While it is possible to have some success with the running game in Joe Montana, the passing game is the star of the show on offense. After the quarterback receives the snap, a press of the A button brings up window that shows a “first-person view” from inside of the quarterback’s helmet. This view shows the intended receiver and any defenders covering him. It’s possible to lead the receiver to a passing point by aiming the passing reticle to his left or right. Pressing A once more launches the pass toward the intended receiver, and the screen shifts to that point. The player then takes manual control of the receiver, who must be guided to where the pass is going. If the catch is made, the receiver is oftentimes able to streak up the field for a bunch of yards after the catch (or YAC). Errantly-thrown passes or moving the receiver to the wrong spot can lead to costly interceptions, so there’s a definite risk/reward element to the passing game—just like real football.
On the defensive side of the ball, playing well against the pass is often the key to victory. Covering opposing receivers effectively can lead to sacks, incompletions, and interceptions. Selecting plays in the Nickel and Dime formations usually work best in defending the pass, since extra defensive players are positioned in passing zones to cover opposing receivers. Relying on the blitz, or having defenders focus on chasing the quarterback, too often leads to big pass plays being given up. Making a play at an interception is as easy as positioning the defensive player underneath the ball… but don’t jostle too much with the receiver, or else a pass interference penalty may be called.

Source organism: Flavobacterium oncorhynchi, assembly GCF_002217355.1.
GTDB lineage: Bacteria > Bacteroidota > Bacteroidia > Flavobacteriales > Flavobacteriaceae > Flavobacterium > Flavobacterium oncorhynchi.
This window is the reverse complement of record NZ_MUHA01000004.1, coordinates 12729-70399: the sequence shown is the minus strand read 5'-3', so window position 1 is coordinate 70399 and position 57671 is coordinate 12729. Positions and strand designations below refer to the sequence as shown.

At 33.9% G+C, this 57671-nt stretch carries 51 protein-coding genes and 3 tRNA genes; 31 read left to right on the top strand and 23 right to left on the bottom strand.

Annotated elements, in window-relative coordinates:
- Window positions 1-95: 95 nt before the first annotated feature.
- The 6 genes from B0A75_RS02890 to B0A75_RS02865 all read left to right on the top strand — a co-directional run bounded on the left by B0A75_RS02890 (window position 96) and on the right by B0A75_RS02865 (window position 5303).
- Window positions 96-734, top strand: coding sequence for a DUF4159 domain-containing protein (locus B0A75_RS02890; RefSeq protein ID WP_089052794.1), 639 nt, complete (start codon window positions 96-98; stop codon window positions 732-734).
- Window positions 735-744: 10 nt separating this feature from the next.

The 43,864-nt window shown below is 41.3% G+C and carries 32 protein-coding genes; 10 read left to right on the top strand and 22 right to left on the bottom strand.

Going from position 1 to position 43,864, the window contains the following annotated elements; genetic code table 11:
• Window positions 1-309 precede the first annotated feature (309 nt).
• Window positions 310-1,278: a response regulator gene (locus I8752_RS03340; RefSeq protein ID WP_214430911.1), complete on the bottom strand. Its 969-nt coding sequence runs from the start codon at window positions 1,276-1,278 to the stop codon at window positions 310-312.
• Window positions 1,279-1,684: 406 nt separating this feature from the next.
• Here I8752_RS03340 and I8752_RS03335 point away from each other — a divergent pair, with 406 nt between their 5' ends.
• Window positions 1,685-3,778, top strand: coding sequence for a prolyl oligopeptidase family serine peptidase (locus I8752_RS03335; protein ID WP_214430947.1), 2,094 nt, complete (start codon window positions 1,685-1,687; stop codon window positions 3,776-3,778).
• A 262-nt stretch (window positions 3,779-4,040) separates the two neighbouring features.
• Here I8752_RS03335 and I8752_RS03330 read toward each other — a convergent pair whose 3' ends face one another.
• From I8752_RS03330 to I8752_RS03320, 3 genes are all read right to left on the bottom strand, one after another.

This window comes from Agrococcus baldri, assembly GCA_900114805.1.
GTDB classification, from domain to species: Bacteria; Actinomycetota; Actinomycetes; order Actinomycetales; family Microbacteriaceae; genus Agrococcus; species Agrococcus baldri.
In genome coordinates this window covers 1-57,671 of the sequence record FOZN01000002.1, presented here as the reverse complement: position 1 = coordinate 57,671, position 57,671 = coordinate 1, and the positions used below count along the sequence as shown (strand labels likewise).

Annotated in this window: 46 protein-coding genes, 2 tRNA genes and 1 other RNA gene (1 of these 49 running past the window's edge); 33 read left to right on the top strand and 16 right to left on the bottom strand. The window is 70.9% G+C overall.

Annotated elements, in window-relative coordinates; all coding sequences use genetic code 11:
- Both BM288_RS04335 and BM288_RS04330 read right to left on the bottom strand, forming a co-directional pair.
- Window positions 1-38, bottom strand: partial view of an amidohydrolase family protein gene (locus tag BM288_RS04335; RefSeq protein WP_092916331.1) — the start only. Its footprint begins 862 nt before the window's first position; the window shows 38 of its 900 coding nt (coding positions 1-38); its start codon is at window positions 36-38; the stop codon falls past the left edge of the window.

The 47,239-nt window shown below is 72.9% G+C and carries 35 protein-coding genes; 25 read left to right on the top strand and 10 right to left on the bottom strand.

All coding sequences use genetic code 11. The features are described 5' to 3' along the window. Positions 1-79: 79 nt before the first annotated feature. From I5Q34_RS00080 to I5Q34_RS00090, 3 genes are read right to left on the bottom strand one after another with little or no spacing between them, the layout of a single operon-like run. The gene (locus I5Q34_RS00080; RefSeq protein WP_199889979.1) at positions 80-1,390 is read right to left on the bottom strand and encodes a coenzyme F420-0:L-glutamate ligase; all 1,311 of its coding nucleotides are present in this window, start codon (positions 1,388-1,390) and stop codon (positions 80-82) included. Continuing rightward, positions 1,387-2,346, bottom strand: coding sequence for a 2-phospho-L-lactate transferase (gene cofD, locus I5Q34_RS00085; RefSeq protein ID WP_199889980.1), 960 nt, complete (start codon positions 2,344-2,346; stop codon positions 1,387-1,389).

I believe that’s “turntover” in today’s vernacular.
The play controls for Joe Montana are responsive and easy to learn. The play-calling screen could have been designed a bit differently, as it’s too easy to call the wrong play and be forced to call a time out in order to change it, but that’s more of a nitpick than a serious complaint. While there aren’t any difficulty settings to choose from, playing through the SEGA Bowl mode showcases a gradual rise of challenge from the first game through the Championship game. Playing against a friend is the best way to go, but the CPU can pose surprising resistance to defeat and test skilled players during the last two games of the mode.
Put six on the board!
Aesthetically, Joe Montana is decent, especially by early 16-bit era standards. On the field, the players are animated well, as they run, jump, and dive. The frame rate is smooth also, and the presentation is anchored by digitized images and a few animated cutscenes featuring the titular quarterback. The sound is surprisingly clear, featuring clear voice clips from Montana as well as grunts and groans that are seemingly pulled from live action. The music is also quite good, with guitars and drums that punctuate scoring drives.
Well gee, thanks for telling me how to beat you, Joe.
Joe Montana Football remains an enjoyable game more than 25 years after its release, in spite of missing some of the bells and whistles that other football games offer. The game’s arcade-style approach makes it accessible for players of all skill levels, and big plays in the passing game and on defense keep things exciting. It’s also hard to deny that having Joe Montana point to you after a big passing play and say, “Great catch!” is pretty darned cool… as in “Joe Cool”.